Cover your ears, cypherpunks and Silk Road drug dealers! Srenson’s vision for cryptocurrency is for the “use cases” to be severely restricted while the underlying technology is used in safe, responsible contexts, for enterprise-blockchain era things like crowdsourcing and verification.
Farmy, a cryptocurrency-based online grocery in Switzerland, is one initiative that Srenson finds particularly exciting. He exclaimed, “They do a crowdfunding where they tokenized equity in the company. They offer organic food and diverse vegetables and they wanted to extend their platform. Through tokenization, they were able to really reach their fundraising targets, making their key clients co-owners of the platform, which will only boost their loyalty.”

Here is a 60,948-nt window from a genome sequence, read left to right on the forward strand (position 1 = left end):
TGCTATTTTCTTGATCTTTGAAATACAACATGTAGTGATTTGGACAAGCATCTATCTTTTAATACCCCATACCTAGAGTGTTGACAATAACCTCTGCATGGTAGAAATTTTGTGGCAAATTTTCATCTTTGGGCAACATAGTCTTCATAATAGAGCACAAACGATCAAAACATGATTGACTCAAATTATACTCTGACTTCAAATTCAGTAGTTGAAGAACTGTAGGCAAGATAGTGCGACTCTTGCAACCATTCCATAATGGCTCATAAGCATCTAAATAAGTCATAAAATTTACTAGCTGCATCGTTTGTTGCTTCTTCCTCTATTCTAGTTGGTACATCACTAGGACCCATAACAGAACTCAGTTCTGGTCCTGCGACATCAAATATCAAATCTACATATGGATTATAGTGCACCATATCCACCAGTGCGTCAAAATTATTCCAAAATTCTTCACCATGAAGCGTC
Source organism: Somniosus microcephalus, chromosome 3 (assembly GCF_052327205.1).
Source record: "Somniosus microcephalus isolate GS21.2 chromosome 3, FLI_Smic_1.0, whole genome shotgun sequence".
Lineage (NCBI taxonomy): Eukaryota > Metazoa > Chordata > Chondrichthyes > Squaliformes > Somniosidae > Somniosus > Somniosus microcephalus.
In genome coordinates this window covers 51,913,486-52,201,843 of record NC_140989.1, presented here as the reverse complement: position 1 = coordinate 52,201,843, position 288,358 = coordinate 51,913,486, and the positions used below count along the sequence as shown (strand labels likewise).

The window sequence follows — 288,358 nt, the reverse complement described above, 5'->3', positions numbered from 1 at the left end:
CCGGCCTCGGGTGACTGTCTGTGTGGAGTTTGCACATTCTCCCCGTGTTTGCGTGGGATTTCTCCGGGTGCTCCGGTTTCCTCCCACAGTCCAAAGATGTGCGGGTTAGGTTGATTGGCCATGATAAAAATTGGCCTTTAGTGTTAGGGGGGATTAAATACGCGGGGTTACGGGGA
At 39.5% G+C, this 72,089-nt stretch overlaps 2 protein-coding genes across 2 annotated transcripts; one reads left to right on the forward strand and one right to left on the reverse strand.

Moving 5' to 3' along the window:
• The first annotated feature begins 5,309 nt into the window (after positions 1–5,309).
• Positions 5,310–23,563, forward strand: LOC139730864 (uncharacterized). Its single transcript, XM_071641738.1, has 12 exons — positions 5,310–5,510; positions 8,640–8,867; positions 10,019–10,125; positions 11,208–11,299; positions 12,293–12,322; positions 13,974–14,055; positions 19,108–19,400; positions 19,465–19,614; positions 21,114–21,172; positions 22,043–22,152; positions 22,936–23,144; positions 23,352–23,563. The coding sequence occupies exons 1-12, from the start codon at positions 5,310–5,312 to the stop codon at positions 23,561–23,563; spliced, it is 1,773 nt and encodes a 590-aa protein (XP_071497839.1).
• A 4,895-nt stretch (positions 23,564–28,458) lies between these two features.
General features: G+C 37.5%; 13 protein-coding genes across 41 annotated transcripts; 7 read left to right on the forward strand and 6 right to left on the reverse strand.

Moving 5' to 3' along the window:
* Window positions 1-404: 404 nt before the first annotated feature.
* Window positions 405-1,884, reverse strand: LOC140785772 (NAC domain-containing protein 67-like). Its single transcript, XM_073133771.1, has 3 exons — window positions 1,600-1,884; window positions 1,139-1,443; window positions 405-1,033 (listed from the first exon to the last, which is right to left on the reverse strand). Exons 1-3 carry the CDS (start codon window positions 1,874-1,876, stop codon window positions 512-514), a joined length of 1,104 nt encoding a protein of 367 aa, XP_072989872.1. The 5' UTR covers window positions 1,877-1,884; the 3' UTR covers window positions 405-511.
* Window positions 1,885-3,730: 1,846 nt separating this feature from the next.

Srenson is not the only person calling for greater caution in the cryptosphere. It feels like almost every new crypto product launch that is being offered right now is a response to FTX in some way. There are several press releases emphasizing regulations, guardrails, strict policies against gambling with billions of dollars in customer funds, and responsible “we would never do that” pitches.
Others are more trustworthy than others. the extensive Chinese exchange sent out one news release Huobi announces an ambitious plan to “help Huobi return to the top three exchanges in the world,” noting puzzlingly that “technology drives development and technology for good”—never mind that the project is led by one of cryptoland’s least savory figures, “His Excellency and Plenipotentiary” Justin Sun of the pointless TRON blockchain.